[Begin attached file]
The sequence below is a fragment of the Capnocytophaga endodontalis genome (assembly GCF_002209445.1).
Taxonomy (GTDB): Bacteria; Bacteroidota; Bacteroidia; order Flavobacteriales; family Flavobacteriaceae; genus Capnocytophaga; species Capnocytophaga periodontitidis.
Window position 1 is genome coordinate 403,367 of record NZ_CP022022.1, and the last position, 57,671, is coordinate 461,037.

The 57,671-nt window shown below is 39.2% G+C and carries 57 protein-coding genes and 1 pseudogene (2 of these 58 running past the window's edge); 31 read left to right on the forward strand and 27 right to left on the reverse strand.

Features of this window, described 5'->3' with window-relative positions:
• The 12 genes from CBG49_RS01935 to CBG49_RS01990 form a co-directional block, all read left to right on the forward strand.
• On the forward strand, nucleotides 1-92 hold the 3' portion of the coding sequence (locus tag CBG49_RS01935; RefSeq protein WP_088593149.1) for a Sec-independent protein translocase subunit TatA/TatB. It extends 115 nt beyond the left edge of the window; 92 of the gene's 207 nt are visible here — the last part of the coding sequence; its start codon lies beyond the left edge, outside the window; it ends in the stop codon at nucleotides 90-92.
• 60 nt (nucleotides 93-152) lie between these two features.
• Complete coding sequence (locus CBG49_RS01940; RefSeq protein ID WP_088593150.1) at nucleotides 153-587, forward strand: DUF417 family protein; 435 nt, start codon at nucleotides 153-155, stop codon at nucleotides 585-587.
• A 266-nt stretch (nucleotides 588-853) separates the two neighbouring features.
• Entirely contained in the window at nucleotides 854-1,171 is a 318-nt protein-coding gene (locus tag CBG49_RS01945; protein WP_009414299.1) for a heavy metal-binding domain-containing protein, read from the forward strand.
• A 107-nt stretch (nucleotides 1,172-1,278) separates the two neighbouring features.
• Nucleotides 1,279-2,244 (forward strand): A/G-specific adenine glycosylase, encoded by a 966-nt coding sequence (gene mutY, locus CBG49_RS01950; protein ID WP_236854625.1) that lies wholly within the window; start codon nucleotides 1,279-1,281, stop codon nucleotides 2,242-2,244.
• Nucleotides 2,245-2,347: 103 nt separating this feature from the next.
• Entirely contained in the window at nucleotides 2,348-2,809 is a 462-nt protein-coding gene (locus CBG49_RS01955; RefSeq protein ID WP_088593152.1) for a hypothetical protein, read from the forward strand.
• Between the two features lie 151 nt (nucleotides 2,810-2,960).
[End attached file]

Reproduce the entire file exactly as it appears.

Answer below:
The sequence below is a fragment of the Capnocytophaga endodontalis genome (assembly GCF_002209445.1).
Taxonomy (GTDB): Bacteria; Bacteroidota; Bacteroidia; order Flavobacteriales; family Flavobacteriaceae; genus Capnocytophaga; species Capnocytophaga periodontitidis.
Window position 1 is genome coordinate 403,367 of record NZ_CP022022.1, and the last position, 57,671, is coordinate 461,037.

The 57,671-nt window shown below is 39.2% G+C and carries 57 protein-coding genes and 1 pseudogene (2 of these 58 running past the window's edge); 31 read left to right on the forward strand and 27 right to left on the reverse strand.

Features of this window, described 5'->3' with window-relative positions:
• The 12 genes from CBG49_RS01935 to CBG49_RS01990 form a co-directional block, all read left to right on the forward strand.
• On the forward strand, nucleotides 1-92 hold the 3' portion of the coding sequence (locus tag CBG49_RS01935; RefSeq protein WP_088593149.1) for a Sec-independent protein translocase subunit TatA/TatB. It extends 115 nt beyond the left edge of the window; 92 of the gene's 207 nt are visible here — the last part of the coding sequence; its start codon lies beyond the left edge, outside the window; it ends in the stop codon at nucleotides 90-92.
• 60 nt (nucleotides 93-152) lie between these two features.
• Complete coding sequence (locus CBG49_RS01940; RefSeq protein ID WP_088593150.1) at nucleotides 153-587, forward strand: DUF417 family protein; 435 nt, start codon at nucleotides 153-155, stop codon at nucleotides 585-587.
• A 266-nt stretch (nucleotides 588-853) separates the two neighbouring features.
• Entirely contained in the window at nucleotides 854-1,171 is a 318-nt protein-coding gene (locus tag CBG49_RS01945; protein WP_009414299.1) for a heavy metal-binding domain-containing protein, read from the forward strand.
• A 107-nt stretch (nucleotides 1,172-1,278) separates the two neighbouring features.
• Nucleotides 1,279-2,244 (forward strand): A/G-specific adenine glycosylase, encoded by a 966-nt coding sequence (gene mutY, locus CBG49_RS01950; protein ID WP_236854625.1) that lies wholly within the window; start codon nucleotides 1,279-1,281, stop codon nucleotides 2,242-2,244.
• Nucleotides 2,245-2,347: 103 nt separating this feature from the next.
• Entirely contained in the window at nucleotides 2,348-2,809 is a 462-nt protein-coding gene (locus CBG49_RS01955; RefSeq protein ID WP_088593152.1) for a hypothetical protein, read from the forward strand.
• Between the two features lie 151 nt (nucleotides 2,810-2,960).